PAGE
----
Mayors explain how friends and associates quickly become crucial advisers.

Who really influences a sitting mayor? In municipal politics, longtime friends can have just as much power as an everyday citizen on the street.

Last month, we put this question to Cities readers: What would you ask, if you could ask a mayor anything? Then we gathered a small group of mayors from across the country and around the world for a series of conversations.

The questions we posed to them, based on your suggestions, ranged from how mayors approach their jobs to their biggest frustrations to their wildest hopes for the future. In Episode 4, we find out how city leaders think about their networks and advisers.

Don't miss Episodes One, Two, and Three, and stay tuned for more Ask a Mayor videos in the coming weeks.

About the Author

Most Popular

  1. A man and a woman shop at a modern kiosk by a beach in a vintage photo.
    Design

    Why Everyday Architecture Deserves Respect

    The places where we enact our daily lives are not grand design statements, yet they have an underrated charm and even nobility.

  2. A chef prepares food at a restaurant in Beijing, China.
    Life

    What Restaurant Reviews Reveal About Cities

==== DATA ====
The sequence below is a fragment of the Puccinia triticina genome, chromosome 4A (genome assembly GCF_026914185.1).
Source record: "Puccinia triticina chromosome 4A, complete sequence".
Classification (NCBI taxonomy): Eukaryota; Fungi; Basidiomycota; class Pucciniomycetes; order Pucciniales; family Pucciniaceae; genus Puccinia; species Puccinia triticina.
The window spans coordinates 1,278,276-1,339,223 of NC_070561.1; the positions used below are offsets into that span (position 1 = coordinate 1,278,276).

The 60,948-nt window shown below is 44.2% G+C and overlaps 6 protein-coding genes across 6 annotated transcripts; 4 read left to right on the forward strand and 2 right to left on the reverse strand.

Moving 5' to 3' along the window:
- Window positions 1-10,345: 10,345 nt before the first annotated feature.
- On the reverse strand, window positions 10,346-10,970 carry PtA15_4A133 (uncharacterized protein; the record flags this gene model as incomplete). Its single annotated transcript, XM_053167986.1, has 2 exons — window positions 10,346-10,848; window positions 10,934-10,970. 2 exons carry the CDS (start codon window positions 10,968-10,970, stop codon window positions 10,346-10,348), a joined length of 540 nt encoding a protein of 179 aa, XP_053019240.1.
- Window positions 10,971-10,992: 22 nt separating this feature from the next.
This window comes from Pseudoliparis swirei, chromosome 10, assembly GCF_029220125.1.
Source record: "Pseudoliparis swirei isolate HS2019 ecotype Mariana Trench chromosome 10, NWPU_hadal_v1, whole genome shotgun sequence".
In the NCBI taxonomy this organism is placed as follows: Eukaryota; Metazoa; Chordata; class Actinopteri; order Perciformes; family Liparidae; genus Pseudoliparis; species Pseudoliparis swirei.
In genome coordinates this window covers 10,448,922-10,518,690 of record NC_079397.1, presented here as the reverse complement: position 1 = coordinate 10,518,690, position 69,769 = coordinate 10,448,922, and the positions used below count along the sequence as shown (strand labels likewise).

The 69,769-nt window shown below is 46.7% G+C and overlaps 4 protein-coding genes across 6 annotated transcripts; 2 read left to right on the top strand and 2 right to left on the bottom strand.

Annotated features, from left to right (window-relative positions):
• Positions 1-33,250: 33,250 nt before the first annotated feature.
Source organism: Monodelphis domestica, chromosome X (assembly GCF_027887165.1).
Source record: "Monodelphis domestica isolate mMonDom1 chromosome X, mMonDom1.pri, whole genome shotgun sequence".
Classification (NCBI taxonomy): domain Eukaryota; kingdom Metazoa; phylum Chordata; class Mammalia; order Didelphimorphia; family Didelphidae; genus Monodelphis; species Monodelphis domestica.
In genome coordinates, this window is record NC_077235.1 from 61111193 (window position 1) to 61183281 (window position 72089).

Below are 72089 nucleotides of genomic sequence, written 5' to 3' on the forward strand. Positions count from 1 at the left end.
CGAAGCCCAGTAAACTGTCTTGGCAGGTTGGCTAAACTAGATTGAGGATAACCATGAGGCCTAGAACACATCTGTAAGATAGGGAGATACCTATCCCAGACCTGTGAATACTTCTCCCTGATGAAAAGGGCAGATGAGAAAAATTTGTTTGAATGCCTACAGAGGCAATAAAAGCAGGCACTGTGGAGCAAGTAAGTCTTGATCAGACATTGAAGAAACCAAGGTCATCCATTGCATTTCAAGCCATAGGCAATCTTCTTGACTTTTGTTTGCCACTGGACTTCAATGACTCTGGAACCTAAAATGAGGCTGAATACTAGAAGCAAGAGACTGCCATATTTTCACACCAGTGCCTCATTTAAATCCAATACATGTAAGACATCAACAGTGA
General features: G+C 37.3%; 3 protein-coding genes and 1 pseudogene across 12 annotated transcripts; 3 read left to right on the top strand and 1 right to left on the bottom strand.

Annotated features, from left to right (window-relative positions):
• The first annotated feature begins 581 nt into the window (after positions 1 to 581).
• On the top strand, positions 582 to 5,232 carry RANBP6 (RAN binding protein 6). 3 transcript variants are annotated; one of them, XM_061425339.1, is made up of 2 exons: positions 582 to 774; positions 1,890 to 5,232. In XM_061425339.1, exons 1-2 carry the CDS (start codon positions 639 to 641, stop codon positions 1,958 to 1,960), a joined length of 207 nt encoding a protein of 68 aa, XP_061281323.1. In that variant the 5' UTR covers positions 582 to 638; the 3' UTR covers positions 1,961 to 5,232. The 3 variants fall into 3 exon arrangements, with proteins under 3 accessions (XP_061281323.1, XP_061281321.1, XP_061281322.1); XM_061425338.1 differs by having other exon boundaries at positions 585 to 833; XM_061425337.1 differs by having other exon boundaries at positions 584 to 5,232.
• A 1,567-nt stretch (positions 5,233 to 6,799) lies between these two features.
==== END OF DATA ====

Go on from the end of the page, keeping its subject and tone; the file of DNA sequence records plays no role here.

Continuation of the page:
Where official census data is sparse, MIT researchers find that restaurant review websites can offer similar demographic and economic information.

  3. A photo of anti-gentrification graffiti in Washington, D.C.
    Equity

    The Hidden Winners in Neighborhood Gentrification

    A new study claims the effects of neighborhood change on original lower-income residents are largely positive, despite fears of spiking rents and displacement.

  4. The legs of a crash-test dummy.
    Transportation

    A Clue to the Reason for Women’s Pervasive Car-Safety Problem

    Crash-test dummies are typically models of an average man. Women are 73 percent more likely to be injured in a car accident. These things are probably connected.

  5. Environment

    How ‘Corn Sweat’ Makes Summer Days More Humid

    It’s a real phenomenon, and it’s making the hot weather muggier in the American Midwest.

×